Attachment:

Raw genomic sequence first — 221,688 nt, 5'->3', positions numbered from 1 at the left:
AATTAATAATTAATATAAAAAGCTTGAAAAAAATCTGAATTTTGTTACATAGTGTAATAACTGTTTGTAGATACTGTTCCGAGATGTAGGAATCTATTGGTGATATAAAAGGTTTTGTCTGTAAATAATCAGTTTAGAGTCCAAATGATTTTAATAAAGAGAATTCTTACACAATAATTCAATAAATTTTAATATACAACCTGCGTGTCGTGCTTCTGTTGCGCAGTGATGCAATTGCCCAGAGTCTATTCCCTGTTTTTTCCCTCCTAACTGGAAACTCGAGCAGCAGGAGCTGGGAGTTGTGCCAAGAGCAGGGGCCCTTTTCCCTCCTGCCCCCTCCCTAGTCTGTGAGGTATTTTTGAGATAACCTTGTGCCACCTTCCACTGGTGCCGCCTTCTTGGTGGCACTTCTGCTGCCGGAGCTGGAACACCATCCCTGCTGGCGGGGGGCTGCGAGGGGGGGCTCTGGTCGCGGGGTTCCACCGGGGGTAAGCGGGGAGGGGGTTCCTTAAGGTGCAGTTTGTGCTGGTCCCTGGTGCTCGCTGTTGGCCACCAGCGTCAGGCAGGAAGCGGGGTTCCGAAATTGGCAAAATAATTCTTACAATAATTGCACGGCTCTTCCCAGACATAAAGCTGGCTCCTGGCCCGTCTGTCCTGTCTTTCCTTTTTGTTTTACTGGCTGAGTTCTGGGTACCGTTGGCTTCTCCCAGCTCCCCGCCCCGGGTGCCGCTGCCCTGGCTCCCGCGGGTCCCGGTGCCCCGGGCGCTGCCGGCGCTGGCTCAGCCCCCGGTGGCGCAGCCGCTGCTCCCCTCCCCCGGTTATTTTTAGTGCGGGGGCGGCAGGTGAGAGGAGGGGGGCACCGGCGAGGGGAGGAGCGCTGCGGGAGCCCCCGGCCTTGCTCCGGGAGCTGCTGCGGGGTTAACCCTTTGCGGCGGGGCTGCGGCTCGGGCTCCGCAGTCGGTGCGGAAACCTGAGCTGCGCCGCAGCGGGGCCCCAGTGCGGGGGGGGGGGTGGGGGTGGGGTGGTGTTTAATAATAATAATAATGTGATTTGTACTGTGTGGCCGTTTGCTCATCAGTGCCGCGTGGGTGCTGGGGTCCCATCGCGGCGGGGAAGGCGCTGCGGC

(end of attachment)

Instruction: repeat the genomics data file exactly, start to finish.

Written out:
Raw genomic sequence first — 221,688 nt, 5'->3', positions numbered from 1 at the left:
AATTAATAATTAATATAAAAAGCTTGAAAAAAATCTGAATTTTGTTACATAGTGTAATAACTGTTTGTAGATACTGTTCCGAGATGTAGGAATCTATTGGTGATATAAAAGGTTTTGTCTGTAAATAATCAGTTTAGAGTCCAAATGATTTTAATAAAGAGAATTCTTACACAATAATTCAATAAATTTTAATATACAACCTGCGTGTCGTGCTTCTGTTGCGCAGTGATGCAATTGCCCAGAGTCTATTCCCTGTTTTTTCCCTCCTAACTGGAAACTCGAGCAGCAGGAGCTGGGAGTTGTGCCAAGAGCAGGGGCCCTTTTCCCTCCTGCCCCCTCCCTAGTCTGTGAGGTATTTTTGAGATAACCTTGTGCCACCTTCCACTGGTGCCGCCTTCTTGGTGGCACTTCTGCTGCCGGAGCTGGAACACCATCCCTGCTGGCGGGGGGCTGCGAGGGGGGGCTCTGGTCGCGGGGTTCCACCGGGGGTAAGCGGGGAGGGGGTTCCTTAAGGTGCAGTTTGTGCTGGTCCCTGGTGCTCGCTGTTGGCCACCAGCGTCAGGCAGGAAGCGGGGTTCCGAAATTGGCAAAATAATTCTTACAATAATTGCACGGCTCTTCCCAGACATAAAGCTGGCTCCTGGCCCGTCTGTCCTGTCTTTCCTTTTTGTTTTACTGGCTGAGTTCTGGGTACCGTTGGCTTCTCCCAGCTCCCCGCCCCGGGTGCCGCTGCCCTGGCTCCCGCGGGTCCCGGTGCCCCGGGCGCTGCCGGCGCTGGCTCAGCCCCCGGTGGCGCAGCCGCTGCTCCCCTCCCCCGGTTATTTTTAGTGCGGGGGCGGCAGGTGAGAGGAGGGGGGCACCGGCGAGGGGAGGAGCGCTGCGGGAGCCCCCGGCCTTGCTCCGGGAGCTGCTGCGGGGTTAACCCTTTGCGGCGGGGCTGCGGCTCGGGCTCCGCAGTCGGTGCGGAAACCTGAGCTGCGCCGCAGCGGGGCCCCAGTGCGGGGGGGGGGGTGGGGGTGGGGTGGTGTTTAATAATAATAATAATGTGATTTGTACTGTGTGGCCGTTTGCTCATCAGTGCCGCGTGGGTGCTGGGGTCCCATCGCGGCGGGGAAGGCGCTGCGGC